Granting personhood to the unborn

Challenging the pro-choice orthodoxy

Chris Dainton, ArtSci ’03
Chris Dainton, ArtSci ’03

Three years ago, Linda Chu rounded off her sophomore year at the University of Southern California by secretly delivering a happy, healthy baby in her apartment. She promptly strangled the child and then, realizing that there are bylaws against littering, stuffed her down a nearby trash chute.

Last Christmas season, judgment was handed down to a 14-year-old British teen who stabbed her baby to death just seconds after it found its way out of her womb. She was set free after the Honorable Christopher Pitchers told the girl, “Those who might think you need to be punished, well, you punish yourself every day as you think back to what happened that terrible morning.”

If only all judges could be so compassionate. We could do away with the clumsy idea called ‘justice’ altogether.

When pro-lifers suggested that the widespread legalization of abortion in the Western world would lead to a massive devaluation of human life, their pro-choice counterparts dismissed it as an empty scare tactic. Now, as liberal Canada moves into the 21st century, both the truth and the importance of this prophecy are all too clear. And as one of the only nations in the world without a law against abortion, we are left to wonder whether our permissiveness constitutes healthy progressiveness, or community-sponsored barbarism.

Statistics are unavailable for this country, but if our neighbours to the south are any indication, the freedom to choose doesn’t bode well for our youngest citizens.

Since the landmark case of Roe v. Wade, in which American women won the right to end their pregnancies, the U.S. Bureau of Justice reports that the number of infanticides has increased by almost fifty percent — in an almost relentless climb. This should come as no surprise, considering the frequency with which we now hear of unwanted newborns being disposed of in the cruelest of fashions.

“The argument goes,” Stockwell Day said in one of his more candid moments, “that if you can kill a child while it’s in the womb, what’s wrong with knocking it around a bit once it’s outside?”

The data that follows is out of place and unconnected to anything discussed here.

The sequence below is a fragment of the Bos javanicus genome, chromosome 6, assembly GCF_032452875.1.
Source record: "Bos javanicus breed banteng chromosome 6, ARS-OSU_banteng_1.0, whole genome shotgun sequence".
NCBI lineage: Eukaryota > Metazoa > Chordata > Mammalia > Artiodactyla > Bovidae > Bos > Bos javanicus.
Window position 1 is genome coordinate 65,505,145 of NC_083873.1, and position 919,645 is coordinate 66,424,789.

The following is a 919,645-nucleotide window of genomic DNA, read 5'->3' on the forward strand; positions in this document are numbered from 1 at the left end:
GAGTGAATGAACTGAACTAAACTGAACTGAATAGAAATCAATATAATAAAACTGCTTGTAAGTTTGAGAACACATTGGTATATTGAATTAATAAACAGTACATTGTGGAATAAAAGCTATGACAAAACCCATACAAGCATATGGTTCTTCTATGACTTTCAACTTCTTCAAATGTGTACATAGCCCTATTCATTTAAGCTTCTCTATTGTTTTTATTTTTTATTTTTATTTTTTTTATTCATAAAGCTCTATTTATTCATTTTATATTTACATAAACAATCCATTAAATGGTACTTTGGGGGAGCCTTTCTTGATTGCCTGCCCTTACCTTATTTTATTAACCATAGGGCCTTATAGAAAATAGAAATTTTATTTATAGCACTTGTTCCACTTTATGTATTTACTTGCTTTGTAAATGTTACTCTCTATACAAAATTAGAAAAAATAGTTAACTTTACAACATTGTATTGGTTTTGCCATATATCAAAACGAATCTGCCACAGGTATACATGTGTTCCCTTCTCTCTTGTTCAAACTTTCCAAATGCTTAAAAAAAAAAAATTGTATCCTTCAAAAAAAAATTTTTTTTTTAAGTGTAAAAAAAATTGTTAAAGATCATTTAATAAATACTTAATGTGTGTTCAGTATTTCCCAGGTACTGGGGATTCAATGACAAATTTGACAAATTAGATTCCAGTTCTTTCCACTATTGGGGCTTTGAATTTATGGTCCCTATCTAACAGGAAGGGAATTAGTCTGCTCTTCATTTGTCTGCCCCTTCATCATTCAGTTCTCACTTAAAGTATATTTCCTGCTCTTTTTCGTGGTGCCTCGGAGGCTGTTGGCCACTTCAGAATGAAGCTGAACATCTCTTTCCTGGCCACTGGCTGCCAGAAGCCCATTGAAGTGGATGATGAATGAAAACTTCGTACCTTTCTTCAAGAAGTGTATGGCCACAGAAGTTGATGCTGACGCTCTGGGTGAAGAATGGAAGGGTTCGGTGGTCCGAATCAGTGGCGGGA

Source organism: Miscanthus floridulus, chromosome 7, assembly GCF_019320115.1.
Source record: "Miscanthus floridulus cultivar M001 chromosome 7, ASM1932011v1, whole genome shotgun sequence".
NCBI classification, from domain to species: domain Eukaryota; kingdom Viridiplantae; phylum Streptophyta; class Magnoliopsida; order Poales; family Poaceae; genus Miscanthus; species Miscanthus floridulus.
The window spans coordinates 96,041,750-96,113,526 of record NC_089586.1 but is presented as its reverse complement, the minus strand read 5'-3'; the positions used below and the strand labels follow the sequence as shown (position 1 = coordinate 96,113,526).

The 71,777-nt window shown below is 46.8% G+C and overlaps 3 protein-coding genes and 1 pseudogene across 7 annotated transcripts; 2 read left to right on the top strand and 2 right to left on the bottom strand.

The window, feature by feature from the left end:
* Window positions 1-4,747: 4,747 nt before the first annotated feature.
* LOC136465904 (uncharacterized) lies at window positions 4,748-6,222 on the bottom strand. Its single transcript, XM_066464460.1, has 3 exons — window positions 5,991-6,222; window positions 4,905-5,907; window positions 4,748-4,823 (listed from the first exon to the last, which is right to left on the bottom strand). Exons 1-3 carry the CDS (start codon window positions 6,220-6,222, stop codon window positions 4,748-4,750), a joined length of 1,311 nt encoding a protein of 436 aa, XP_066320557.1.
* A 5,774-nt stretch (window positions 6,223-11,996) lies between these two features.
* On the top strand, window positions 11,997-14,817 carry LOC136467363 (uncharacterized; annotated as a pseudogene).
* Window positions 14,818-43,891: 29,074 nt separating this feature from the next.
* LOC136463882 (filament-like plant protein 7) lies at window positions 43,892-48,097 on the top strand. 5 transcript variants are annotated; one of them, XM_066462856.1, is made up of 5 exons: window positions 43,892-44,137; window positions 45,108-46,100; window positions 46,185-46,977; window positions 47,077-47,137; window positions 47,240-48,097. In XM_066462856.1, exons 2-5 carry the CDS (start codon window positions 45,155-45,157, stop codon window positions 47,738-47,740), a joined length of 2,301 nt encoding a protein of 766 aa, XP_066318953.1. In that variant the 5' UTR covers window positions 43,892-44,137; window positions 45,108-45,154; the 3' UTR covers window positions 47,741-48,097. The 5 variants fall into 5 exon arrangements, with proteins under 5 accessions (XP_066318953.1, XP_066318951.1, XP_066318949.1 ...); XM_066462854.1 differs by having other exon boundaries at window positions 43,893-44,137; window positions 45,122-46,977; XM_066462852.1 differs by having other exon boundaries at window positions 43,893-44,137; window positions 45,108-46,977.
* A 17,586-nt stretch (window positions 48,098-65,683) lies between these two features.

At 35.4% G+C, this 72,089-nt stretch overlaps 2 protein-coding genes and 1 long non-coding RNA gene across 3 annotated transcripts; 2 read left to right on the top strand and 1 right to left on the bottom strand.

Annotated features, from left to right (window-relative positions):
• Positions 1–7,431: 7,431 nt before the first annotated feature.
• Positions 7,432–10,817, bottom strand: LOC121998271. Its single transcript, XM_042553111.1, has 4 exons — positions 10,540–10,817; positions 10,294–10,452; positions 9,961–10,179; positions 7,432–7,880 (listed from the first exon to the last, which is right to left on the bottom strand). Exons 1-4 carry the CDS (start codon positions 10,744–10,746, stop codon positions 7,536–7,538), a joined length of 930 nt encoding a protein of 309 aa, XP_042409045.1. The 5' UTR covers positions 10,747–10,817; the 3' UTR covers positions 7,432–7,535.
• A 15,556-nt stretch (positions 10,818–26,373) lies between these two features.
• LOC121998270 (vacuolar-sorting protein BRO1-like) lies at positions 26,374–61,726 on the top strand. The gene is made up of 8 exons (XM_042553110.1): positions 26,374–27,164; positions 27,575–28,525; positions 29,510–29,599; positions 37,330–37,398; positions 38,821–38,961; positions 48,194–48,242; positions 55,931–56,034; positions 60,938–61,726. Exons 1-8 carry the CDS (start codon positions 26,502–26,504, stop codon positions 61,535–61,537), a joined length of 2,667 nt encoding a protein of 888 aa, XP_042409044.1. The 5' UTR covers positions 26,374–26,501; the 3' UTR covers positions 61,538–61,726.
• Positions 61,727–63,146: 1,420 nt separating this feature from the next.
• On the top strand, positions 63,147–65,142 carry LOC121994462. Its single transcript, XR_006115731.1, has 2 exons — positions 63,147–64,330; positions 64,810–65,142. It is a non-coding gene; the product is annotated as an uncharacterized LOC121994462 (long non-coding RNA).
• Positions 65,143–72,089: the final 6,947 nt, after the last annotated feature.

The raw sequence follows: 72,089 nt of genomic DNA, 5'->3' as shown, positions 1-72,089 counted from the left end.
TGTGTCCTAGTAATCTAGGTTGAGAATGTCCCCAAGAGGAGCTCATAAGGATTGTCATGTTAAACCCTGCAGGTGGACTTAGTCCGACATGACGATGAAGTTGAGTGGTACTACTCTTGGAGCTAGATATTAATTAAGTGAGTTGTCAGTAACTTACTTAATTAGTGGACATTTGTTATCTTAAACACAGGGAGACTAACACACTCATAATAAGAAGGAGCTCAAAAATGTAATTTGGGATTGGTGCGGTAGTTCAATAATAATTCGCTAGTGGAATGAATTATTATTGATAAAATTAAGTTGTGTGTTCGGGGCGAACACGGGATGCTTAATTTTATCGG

And only ten months after our friend Linda carried out her dramatic ‘post-natal abortion,’ a distinguished professor by the name of Steven Pinker brought the infinite wisdom of academia to her defense.

In an article in the New York Times, Pinker suggested more lenient sentences for women who kill their newborn infants, since small babies cannot be considered to be full humans. “To a biologist,” he cheerfully writes, “birth is as arbitrary a milestone as any other.” That single statement alone should be enough to make even the most militant pro-choice supporter’s eyes water.

Welcome to the back alleys of moral philosophy, where people who drag the letters ‘PhD’ behind their names can make even the most ludicrous and dangerous ideas sound vaguely plausible.

Enter Peter Singer, champion of pragmatism, who goes even further than Pinker, preaching that infants are not people at all since they lack self-awareness. Indeed, how foolish it is for society to hand out fundamental, equal human rights as if they were Halloween candy. Look inside your Moral Issues textbooks, all you froshlings, because Mary Ann Warren concurs, “Some human beings are not people, and there may well be people who are not human beings.”

Sound familiar? If so, you might have picked up on this clever line of thinking in the original US Constitution. Therein each black would be counted as three-fifths of a person at census time. Likewise, the pro-choice movement has allowed us to regress to an era where one’s degree of humanity can be determined on a sliding scale. And for all its laurels, I would suggest that all social “progressiveness” doesn’t necessarily result in positive progress. If it did, our public works engineers would be busy building us bigger and better Roman coliseums.

To its credit, the pro-choice propaganda campaign has succeeded in planting its message so deep in the Canadian consciousness that there no longer needs to be any sound logic behind its views. The opposing pro-life movement, dismissed as misogynistic, sexist, and fanatical, has been silenced and relegated to the fringes of politics — except, of course, when idle liberals need a piñata to whack at.

Last November, the University of Victoria Student Society revoked the endorsement of its pro-life students group, based on a poster campaign. The offending posters read, “With no laws protecting the unborn in Canada, abortions are available at any time during a woman’s pregnancy.” And in the meantime, abortions in our country continue to increase annually.

It’s time for Canada to put unborn rights back into the Constitution, and send a clear message that personhood begins long before birth. It is a message that should cross all political, cultural, and religious boundaries. It is also one that Susan B. Anthony, one of the most prominent women’s suffragists of our time, ardently supported.

Maybe feminist Elizabeth Cady Stanton phrased it best when she said “When we consider that women are treated as property, it is degrading to women that we should treat our children as property to be disposed of as we see fit.”

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Chris Dainton, ArtSci ’03, is concerned about the lack of debate about abortion in popular media.

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